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Yesterday morning I put some raw prawns (shell removed) into vinegar (more specific this one), and put them in fridge. When I came back at night all of them turned red, which looks cooked, except those not covered by vinegar.

Why do the raw prawns change colour?

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    $\begingroup$ Heat and Acids denature proteins. $\endgroup$ – AMR Jan 16 '16 at 17:34
  • $\begingroup$ To me, this should be more suitable for Chemisty-SE. $\endgroup$ – fileunderwater Jan 16 '16 at 21:47
  • $\begingroup$ The way I understood lobsters was that their shells have molecules of many different colors, giving them a mottled green-brown appearance. When cooked, the non-red molecules are destroyed, leaving only the red color. Vinegar may do something similar to the non-red molecules by being acidic, maybe the pigments are like pH indicators. I know shrimp aren't lobsters, but are probably close enough. $\endgroup$ – user137 Jan 17 '16 at 7:20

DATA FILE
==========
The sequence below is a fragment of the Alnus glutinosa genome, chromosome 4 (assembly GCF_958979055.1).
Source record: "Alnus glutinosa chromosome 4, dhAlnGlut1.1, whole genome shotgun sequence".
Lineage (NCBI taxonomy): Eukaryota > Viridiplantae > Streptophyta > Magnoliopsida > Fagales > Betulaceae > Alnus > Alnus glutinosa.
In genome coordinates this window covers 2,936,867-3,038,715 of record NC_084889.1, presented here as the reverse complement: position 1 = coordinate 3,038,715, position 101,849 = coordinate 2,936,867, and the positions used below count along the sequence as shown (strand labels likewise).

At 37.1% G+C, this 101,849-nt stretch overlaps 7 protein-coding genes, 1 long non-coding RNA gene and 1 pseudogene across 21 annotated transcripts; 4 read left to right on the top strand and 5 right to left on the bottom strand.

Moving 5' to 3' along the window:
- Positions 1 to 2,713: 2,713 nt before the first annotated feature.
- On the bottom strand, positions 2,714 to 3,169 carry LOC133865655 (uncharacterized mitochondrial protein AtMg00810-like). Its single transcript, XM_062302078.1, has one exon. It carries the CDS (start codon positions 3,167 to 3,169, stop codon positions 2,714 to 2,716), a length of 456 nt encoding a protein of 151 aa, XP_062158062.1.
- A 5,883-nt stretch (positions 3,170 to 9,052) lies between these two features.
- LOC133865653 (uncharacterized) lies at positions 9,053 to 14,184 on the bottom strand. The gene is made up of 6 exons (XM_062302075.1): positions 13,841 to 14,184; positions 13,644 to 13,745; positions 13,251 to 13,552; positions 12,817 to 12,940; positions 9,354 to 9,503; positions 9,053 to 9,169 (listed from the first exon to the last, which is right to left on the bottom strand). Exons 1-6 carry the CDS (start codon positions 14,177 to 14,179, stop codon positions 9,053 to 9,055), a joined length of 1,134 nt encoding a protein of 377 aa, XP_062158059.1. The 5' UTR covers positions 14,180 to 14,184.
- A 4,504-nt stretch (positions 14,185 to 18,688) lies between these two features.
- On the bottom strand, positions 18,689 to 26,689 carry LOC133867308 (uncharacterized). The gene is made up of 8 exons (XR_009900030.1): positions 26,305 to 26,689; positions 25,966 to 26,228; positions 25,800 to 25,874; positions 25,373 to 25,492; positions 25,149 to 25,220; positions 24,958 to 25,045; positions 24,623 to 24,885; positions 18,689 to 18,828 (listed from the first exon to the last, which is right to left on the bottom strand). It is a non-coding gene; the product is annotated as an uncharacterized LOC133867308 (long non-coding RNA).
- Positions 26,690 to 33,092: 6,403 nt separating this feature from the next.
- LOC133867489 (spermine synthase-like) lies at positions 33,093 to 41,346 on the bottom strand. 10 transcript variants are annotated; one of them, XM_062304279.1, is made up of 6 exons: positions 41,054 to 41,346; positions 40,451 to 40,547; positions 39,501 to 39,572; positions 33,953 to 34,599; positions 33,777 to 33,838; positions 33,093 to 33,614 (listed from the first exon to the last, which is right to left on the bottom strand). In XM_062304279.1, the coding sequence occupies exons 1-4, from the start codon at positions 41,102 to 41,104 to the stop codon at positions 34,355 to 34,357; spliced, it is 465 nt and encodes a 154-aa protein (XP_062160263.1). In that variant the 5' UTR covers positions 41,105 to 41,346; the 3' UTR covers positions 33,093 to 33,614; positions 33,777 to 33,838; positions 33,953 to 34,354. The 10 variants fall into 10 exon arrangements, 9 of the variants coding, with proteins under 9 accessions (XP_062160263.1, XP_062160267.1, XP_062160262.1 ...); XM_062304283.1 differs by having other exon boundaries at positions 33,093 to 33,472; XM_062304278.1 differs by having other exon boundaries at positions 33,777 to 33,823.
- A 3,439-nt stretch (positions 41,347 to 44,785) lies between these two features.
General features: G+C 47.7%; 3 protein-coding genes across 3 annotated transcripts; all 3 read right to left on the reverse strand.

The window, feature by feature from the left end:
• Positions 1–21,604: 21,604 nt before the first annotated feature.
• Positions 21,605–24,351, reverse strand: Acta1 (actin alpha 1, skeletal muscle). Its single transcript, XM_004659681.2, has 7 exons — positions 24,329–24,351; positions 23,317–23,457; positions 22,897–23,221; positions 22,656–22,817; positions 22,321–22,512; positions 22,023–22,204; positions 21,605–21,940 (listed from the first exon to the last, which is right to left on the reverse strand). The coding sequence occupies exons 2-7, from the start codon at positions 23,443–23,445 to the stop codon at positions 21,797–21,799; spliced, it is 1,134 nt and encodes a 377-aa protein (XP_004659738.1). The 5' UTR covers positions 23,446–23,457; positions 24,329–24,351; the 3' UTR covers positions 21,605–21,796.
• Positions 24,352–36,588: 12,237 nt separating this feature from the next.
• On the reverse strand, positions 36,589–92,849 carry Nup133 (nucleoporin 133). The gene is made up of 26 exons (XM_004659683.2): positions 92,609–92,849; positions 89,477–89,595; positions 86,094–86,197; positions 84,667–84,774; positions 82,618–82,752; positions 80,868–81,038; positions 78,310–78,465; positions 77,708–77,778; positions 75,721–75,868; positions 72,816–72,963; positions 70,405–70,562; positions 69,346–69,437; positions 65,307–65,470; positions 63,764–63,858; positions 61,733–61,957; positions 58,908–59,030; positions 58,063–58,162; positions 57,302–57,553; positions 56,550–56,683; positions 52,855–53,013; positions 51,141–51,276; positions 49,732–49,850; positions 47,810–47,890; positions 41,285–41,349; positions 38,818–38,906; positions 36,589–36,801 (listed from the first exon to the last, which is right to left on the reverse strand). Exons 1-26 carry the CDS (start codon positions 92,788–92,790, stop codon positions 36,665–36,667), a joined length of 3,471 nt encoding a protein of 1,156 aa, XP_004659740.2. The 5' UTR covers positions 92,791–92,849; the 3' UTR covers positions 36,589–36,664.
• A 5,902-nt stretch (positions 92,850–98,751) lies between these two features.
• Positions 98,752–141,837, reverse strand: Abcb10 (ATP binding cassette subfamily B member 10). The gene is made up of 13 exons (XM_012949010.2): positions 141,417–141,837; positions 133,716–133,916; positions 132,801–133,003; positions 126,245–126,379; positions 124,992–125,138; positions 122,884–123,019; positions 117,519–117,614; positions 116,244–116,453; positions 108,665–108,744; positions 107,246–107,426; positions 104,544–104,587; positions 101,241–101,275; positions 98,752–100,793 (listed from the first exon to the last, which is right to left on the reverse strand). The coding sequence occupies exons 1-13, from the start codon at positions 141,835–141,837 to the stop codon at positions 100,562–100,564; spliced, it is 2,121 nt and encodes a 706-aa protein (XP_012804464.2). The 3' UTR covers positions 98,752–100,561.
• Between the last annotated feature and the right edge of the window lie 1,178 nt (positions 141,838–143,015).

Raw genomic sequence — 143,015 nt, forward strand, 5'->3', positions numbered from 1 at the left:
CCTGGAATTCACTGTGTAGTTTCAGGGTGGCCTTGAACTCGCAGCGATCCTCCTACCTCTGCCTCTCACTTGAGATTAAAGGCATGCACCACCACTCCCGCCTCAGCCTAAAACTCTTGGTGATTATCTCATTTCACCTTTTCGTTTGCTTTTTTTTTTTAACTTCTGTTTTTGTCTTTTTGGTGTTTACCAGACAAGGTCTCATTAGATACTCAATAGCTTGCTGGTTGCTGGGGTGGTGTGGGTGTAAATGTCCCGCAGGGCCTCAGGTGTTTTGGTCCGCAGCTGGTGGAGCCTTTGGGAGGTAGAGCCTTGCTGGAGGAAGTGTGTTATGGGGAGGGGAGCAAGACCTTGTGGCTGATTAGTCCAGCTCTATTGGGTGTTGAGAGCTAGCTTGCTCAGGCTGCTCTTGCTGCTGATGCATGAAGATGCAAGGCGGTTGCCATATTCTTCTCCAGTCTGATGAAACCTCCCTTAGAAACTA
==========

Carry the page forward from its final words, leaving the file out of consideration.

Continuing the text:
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The prawn has proteins (meat, muscles).

Beef is red because the muscle proteins in it have a molecule that binds oxygen called myoglobin (whereas our red blood cells have hemoglobin that allows them to carry oxygen better).

In fish you know the meat is white because there is no myoglobin present (in the muscle proteins), but another molecule that still binds oxygen but doesn't look red.

When you add heat or acids (vinegar) to the meat, the proteins get denatured, change their shape and their colour too. You get red shrimps by heating the proteins in them.

Hope this helps

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  • $\begingroup$ @Him , please let me know if you understood my answer and if you found it helpful please mark the question as checked $\endgroup$ – Vladimir Jan 17 '16 at 22:16

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